Bullet points

  Richard Lutz looks back balefully on the week.

I picked up my first gun aged eleven. I was in a summer camp for boys and it prepared young American kids on how to safely use a weapon.

In the States, rifles are used alot in rural areas for hunting. In homes, seemingly for protection or for recreational use. It all stems back to the Second Amendment which gives people the right to bear arms. An archaic law is now causing anarchy.

Despite that legality underpinning this whole Gun Issue in America, especially in light of the most recent mass shooting in Florida, it still amazes me that reports show there are more guns and pistols in the US than people.

But it is a characteristic of cultural relativism for the British to universally condemn the gun issue. That eleven year-old learning how to use a .22 on a target is part of the United States. Of course, as an urbanised sub teenager, I was at first overwhelmed by an instructor handing me a rifle. But slowly, over the summer, I understood its potential power and how to safely use the rifle as a sport.

To me, the issue of mass murder by automatic weaponry is not only an atrocious crime, but a case of human rights too. Every person has the right not to be killed. The other side of the coin is that a person or a governing body has a duty not to use the weapon. If that person is not stable (and anyone who massacres students is unstable), then it is the duty of the state to protect its citizens.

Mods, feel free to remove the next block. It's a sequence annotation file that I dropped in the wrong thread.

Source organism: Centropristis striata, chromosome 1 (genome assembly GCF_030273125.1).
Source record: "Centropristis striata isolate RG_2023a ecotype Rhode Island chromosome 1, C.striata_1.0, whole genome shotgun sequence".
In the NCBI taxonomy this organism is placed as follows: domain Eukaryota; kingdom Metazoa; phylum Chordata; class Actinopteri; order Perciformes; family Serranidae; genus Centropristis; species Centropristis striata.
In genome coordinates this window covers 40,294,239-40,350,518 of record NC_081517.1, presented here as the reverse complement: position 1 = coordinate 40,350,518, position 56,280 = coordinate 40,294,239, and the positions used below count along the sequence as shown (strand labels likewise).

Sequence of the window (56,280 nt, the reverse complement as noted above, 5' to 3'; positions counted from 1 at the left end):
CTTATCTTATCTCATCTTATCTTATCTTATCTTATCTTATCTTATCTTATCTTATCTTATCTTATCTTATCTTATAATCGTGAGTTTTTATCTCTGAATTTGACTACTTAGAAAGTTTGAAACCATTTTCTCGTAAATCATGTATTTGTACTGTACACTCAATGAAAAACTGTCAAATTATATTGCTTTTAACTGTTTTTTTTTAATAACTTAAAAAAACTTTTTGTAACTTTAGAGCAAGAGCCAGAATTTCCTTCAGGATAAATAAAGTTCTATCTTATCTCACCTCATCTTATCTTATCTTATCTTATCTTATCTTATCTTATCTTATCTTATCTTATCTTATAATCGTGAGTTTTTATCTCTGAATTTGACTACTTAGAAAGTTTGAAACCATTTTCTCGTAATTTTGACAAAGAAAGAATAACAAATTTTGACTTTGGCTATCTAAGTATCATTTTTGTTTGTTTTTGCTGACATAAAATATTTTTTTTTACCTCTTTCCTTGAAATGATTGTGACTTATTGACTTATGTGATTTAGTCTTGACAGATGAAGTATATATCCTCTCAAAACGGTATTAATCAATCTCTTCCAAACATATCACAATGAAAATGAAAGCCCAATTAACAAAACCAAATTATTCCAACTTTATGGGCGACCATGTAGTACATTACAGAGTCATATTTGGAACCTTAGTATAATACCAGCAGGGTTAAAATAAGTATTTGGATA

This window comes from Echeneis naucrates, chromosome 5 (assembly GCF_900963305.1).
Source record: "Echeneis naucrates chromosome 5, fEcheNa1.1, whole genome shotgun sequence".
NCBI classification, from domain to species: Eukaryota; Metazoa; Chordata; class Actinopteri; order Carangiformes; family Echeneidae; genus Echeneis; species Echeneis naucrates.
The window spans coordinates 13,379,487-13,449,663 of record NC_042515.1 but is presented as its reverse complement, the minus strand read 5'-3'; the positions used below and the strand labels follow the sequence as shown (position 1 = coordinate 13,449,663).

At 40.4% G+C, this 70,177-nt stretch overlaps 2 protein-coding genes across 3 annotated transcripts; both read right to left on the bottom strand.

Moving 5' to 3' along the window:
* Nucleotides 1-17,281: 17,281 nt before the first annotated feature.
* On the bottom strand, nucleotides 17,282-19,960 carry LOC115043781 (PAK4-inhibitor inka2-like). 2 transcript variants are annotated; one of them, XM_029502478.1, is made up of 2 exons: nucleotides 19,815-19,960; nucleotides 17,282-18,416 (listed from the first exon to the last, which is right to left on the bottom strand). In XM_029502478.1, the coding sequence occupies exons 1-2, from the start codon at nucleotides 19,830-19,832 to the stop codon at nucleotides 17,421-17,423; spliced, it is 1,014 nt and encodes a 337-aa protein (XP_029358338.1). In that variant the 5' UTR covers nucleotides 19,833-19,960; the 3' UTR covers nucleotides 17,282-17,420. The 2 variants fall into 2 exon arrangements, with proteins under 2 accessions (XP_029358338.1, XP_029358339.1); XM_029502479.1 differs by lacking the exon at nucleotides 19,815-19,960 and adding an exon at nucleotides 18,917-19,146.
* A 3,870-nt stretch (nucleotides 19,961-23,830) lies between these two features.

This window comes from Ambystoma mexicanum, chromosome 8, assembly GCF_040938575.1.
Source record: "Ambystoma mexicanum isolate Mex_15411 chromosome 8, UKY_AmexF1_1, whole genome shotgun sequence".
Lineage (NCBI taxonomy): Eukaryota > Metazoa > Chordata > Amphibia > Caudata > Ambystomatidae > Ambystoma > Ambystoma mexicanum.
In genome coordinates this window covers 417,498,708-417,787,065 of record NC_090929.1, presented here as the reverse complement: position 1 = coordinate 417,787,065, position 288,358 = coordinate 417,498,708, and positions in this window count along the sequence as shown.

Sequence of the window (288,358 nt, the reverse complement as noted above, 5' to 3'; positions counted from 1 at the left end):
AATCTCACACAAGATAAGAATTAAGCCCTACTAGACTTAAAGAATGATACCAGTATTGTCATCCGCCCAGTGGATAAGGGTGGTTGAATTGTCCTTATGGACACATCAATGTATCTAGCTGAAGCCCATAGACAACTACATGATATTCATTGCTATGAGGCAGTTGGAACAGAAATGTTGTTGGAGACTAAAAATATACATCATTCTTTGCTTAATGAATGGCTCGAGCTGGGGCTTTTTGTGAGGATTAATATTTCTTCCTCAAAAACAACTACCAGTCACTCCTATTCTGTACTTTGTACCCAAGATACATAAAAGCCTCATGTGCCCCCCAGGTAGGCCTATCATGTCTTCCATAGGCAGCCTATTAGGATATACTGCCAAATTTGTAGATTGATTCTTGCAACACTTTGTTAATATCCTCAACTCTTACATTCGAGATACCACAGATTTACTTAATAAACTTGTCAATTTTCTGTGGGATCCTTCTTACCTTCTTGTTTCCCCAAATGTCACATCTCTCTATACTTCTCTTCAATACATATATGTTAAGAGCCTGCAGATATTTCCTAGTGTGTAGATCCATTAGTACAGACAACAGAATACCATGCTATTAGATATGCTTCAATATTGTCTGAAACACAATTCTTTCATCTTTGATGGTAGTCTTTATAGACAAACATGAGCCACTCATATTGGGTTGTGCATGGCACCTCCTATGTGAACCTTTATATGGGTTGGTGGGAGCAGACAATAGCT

Using that logic, the US government must stop the sale of guns, as there is no simple way to vet potential purchasers of these appalling weapons. That is the way Washington  can underpin its duty to its citizens.

Until that happens, the US government is failing its 300 million citizens by failing to pass new laws (and change out of date laws) that will supercede the Second Amendment, which was passed almost two and a half centuries ago when possession of a weapon meant protecting your home from marauding Redcoats or the animals of the wilderness of feeding an isolated family.

But that is not even close to how politicians are handling this murderous crisis. This week, President Trump used his White House meeting with high school kids to float the opinion that teachers should be  armed. Imagine a 22 year-old trainee teacher in charge of six year-olds trying to teach colours and numbers with a Magnum on her side?

This in no way attacks the humans rights issue of the duty to stop killing. It only makes it more inflammatory, it only gives young adults another reason not to become a teacher and in no way works at improving  safety in the States when it comes to mass shooting, whether in Las Vegas or the next school to be attacked.

7 thoughts on “Bullet points

  1. You are right to suggest that this isn’t a simple “UK citizens judging US behaviour” issue. This goes far beyond both those countries. So here’s another way to look at it.